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Dijkstra's algorithm
Dijkstra's algorithm (/ˈdaɪkstrəz/ DYKE-strəz) is an algorithm for finding the shortest paths between nodes in a graph, which may represent, for example
A* search algorithm
SRI International) first published the algorithm in 1968. It can be seen as an extension of Dijkstra's algorithm. A* achieves better performance by using
Prim's algorithm
Dijkstra in 1959. Therefore, it is also sometimes called the Jarník's algorithm, Prim–Jarník algorithm, Prim–Dijkstra algorithm or the DJP algorithm.
Edsger W. Dijkstra
calculus Algorithms: Dijkstra's algorithm, DJP algorithm, Dijkstra-Scholten algorithm, Dekker's algorithm (generalization), banker's algorithm, smoothsort
Dijkstra–Scholten algorithm
The Dijkstra–Scholten algorithm (named after Edsger W. Dijkstra and Carel S. Scholten) is an algorithm for detecting termination in a distributed system
Banker's algorithm
algorithm, sometimes referred to as the detection algorithm, is a resource allocation and deadlock avoidance algorithm developed by Edsger Dijkstra that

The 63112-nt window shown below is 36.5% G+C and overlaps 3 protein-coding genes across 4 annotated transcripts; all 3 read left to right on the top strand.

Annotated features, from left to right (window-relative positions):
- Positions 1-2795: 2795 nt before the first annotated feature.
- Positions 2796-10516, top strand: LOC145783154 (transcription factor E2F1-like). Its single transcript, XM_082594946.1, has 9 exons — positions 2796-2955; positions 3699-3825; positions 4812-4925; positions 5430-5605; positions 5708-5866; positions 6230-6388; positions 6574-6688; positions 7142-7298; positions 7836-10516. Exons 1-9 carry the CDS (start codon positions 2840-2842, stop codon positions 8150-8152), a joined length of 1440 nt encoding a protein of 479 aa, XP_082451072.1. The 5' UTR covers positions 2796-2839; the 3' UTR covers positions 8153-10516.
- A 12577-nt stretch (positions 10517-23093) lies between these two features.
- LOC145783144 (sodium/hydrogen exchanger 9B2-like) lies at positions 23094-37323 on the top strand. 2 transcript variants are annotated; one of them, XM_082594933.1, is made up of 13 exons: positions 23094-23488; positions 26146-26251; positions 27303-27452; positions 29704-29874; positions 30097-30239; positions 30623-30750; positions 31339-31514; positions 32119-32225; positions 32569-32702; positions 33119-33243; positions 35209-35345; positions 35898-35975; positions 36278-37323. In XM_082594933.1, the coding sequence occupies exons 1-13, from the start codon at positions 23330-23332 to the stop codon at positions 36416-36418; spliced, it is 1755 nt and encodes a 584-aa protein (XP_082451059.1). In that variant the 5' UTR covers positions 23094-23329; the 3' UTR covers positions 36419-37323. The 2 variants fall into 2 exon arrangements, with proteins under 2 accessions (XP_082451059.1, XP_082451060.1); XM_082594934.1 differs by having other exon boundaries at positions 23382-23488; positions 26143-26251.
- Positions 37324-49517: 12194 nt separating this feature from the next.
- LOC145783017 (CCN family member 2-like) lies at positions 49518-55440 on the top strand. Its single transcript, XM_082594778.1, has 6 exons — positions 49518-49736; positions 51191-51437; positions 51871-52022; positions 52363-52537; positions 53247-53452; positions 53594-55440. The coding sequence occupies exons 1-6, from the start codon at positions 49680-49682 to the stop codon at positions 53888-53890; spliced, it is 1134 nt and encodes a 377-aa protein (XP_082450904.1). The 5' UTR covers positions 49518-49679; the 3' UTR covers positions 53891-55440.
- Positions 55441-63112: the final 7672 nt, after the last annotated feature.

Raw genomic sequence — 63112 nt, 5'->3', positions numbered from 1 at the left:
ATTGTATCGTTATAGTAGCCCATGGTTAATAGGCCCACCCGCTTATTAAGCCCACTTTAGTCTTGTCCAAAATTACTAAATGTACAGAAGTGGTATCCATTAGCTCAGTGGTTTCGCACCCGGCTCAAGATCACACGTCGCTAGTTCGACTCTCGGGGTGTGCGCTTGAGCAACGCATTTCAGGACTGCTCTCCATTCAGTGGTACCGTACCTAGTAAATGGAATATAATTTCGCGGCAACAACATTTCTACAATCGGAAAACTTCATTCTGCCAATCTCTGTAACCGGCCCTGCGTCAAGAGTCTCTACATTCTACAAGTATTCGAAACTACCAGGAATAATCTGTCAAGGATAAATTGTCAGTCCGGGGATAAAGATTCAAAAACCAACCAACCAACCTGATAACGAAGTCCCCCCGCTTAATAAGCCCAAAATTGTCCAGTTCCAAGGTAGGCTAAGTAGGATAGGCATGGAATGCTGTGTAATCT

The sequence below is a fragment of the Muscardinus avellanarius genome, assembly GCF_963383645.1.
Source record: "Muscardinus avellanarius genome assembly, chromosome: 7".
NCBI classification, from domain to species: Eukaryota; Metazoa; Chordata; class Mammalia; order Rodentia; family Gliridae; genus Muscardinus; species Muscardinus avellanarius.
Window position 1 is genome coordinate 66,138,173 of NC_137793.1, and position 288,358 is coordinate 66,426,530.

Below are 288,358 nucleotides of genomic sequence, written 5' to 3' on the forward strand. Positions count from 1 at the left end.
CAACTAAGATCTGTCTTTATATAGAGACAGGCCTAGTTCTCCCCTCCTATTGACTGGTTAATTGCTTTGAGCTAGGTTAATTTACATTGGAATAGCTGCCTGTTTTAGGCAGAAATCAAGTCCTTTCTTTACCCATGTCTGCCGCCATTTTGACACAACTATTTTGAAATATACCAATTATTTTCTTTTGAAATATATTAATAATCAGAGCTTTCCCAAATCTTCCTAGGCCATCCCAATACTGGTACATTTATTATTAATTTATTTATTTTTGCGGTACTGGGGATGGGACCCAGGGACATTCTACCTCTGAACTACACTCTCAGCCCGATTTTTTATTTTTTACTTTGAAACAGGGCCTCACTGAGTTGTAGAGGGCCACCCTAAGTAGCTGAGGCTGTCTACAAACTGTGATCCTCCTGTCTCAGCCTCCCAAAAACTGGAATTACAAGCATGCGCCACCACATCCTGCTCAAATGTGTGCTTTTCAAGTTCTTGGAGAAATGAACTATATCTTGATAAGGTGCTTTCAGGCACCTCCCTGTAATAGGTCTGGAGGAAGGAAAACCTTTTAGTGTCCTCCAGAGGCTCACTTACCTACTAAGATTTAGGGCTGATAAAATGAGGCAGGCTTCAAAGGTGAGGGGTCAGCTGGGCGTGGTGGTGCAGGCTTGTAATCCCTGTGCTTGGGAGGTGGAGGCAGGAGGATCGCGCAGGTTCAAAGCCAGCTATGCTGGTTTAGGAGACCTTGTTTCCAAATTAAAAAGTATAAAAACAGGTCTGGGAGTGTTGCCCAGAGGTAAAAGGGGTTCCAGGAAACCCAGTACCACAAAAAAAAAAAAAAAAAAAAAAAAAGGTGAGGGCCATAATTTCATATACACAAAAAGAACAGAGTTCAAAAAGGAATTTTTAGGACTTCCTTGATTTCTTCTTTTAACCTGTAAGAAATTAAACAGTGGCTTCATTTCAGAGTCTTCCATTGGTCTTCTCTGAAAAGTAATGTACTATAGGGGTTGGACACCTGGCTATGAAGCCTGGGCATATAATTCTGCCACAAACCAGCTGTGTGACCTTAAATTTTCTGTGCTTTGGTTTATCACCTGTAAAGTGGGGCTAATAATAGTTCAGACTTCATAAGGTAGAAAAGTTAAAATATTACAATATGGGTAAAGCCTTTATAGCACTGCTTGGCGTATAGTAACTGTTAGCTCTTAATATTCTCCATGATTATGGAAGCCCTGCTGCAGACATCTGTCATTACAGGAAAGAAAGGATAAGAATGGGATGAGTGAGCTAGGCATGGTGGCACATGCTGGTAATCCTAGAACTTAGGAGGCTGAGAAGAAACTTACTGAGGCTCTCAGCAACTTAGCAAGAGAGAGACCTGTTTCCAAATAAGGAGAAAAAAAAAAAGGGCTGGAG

Johnson's algorithm
Bellman–Ford algorithm to compute a transformation of the input graph that removes all negative weights, allowing Dijkstra's algorithm to be used on
Bellman–Ford algorithm
all of the other vertices in a weighted digraph. It is slower than Dijkstra's algorithm for the same problem, but more versatile, as it is capable of handling
Priority queue
not all algorithms can use this kind of priority queue. Dijkstra's algorithm for example can not work on several nodes at once. The algorithm takes the
Shunting-yard algorithm
an abstract syntax tree (AST). The algorithm was invented by Edsger Dijkstra and named the "shunting yard" algorithm because its operation resembles that